C Magazine

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not so abstract

In this century, rather than being characterized by the end result, art gains meaning through the process. Modern art is artwork made in the 20th and 21st centuries and is recognized for its abstract and experimental characteristics, defying rules that have held true for centuries. However, not all modern pieces of art are as obscure as we believe the genre to be. Those who don’t understand art might gauge its value on the aesthetics, and this superficial interpretation of modern art prevents the audience from seeing the artists’ messages; a small placard next to the piece is often not enough. An attempt to understand the true meaning behind a few contemporary pieces of art revealed that a major piece of modern art is actually the way that the artist uses different social, cultural and political contexts in their work.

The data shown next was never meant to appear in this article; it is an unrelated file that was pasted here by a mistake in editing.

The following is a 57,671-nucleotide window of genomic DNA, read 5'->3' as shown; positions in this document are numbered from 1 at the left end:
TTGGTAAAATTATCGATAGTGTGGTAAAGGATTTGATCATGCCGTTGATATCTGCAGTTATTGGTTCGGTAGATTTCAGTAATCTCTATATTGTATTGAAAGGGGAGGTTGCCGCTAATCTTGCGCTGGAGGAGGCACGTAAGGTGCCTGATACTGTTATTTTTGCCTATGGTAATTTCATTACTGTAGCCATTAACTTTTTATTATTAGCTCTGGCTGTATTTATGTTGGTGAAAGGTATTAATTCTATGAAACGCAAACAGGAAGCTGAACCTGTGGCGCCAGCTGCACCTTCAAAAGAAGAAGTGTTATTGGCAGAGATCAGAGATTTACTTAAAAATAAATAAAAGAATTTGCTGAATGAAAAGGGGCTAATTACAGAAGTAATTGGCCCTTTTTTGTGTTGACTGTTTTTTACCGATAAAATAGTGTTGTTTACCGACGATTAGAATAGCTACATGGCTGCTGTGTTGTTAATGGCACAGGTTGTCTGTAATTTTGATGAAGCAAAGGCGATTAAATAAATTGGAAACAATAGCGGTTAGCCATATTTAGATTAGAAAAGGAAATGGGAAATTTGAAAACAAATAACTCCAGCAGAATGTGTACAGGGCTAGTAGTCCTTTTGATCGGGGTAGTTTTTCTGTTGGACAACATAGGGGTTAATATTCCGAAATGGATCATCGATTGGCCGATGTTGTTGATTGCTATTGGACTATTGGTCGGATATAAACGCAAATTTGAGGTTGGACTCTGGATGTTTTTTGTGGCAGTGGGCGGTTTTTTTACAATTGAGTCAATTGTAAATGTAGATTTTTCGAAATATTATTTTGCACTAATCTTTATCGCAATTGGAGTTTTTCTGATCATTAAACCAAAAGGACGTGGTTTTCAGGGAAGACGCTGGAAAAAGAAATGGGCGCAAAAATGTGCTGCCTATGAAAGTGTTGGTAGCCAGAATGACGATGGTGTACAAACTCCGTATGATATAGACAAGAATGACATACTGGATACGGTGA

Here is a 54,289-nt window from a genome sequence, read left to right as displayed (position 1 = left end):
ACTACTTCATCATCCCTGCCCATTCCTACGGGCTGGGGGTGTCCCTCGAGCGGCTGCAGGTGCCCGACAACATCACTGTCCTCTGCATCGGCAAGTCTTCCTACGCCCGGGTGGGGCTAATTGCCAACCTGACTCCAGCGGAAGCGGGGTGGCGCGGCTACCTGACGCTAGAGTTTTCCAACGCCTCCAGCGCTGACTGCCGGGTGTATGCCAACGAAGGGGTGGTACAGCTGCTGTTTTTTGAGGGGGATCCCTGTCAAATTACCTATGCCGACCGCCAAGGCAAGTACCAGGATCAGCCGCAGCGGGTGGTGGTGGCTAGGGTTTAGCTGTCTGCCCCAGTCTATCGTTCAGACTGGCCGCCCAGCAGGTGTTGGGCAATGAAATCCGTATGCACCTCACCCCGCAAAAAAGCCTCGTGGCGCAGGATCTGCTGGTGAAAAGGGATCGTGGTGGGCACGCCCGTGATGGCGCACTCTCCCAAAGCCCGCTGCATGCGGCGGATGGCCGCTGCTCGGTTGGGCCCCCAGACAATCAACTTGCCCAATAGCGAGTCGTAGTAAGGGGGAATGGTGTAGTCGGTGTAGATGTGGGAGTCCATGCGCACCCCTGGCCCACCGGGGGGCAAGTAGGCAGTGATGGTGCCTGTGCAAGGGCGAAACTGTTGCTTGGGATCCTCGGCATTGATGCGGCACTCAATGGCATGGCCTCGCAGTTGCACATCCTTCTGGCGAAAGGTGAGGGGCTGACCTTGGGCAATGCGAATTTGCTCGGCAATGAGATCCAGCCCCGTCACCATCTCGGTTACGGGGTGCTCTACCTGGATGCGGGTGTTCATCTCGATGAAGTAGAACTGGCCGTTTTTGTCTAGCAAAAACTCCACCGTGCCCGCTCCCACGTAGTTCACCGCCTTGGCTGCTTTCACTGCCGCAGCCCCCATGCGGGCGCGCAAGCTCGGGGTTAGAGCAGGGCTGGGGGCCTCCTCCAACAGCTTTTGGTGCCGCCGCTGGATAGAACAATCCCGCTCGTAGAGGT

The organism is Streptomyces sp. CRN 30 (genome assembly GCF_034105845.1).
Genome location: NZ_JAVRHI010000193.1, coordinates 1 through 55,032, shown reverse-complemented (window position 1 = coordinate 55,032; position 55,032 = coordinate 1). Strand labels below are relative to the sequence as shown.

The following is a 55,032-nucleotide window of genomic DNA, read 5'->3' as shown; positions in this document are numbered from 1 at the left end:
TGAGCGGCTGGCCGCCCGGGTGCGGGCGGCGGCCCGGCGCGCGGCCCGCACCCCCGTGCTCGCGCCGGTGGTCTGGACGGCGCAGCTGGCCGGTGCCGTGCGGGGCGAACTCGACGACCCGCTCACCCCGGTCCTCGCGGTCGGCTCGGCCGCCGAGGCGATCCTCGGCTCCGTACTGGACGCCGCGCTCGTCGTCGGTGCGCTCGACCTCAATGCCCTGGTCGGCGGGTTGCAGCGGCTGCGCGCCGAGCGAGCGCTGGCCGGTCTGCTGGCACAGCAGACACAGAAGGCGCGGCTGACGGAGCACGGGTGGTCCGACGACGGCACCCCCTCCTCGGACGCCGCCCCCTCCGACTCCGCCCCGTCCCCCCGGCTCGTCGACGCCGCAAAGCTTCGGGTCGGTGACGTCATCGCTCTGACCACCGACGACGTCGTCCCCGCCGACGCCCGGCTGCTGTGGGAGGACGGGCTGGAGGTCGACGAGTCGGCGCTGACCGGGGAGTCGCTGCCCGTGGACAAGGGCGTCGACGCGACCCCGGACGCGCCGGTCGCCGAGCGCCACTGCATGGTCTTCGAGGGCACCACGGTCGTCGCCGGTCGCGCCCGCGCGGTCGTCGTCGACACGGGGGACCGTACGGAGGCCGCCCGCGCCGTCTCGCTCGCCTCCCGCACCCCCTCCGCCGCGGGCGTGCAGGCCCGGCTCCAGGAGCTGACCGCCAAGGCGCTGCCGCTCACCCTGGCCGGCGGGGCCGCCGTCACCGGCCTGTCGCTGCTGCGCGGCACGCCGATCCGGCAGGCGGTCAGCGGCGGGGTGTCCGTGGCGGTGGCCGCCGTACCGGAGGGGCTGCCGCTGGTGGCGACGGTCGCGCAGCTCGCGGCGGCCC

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Daniel Phillips: Albert As art has evolved, one style has remained throughout the years: the realist drawing. Joel Daniel Phillips has perfected this art using only a graphite pencil to create portraits that seemingly could pass for photographs. This portrait is of a homeless man in San Francisco who Phillips met and ended up forming a very strong relationship with. The homeless man, Albert, grew into more than just a regular subject: he became a friend. His small, meticulous pencil strokes resemble pieces from hundreds of years ago, but the subjects being homeless men from 2017 give his work a modern relatability. Albert provides a look into a life many will never experience, showing that no matter how time passes, the realist works of artists expose us to the world right in front of our eyes. Photo by Grace Rowell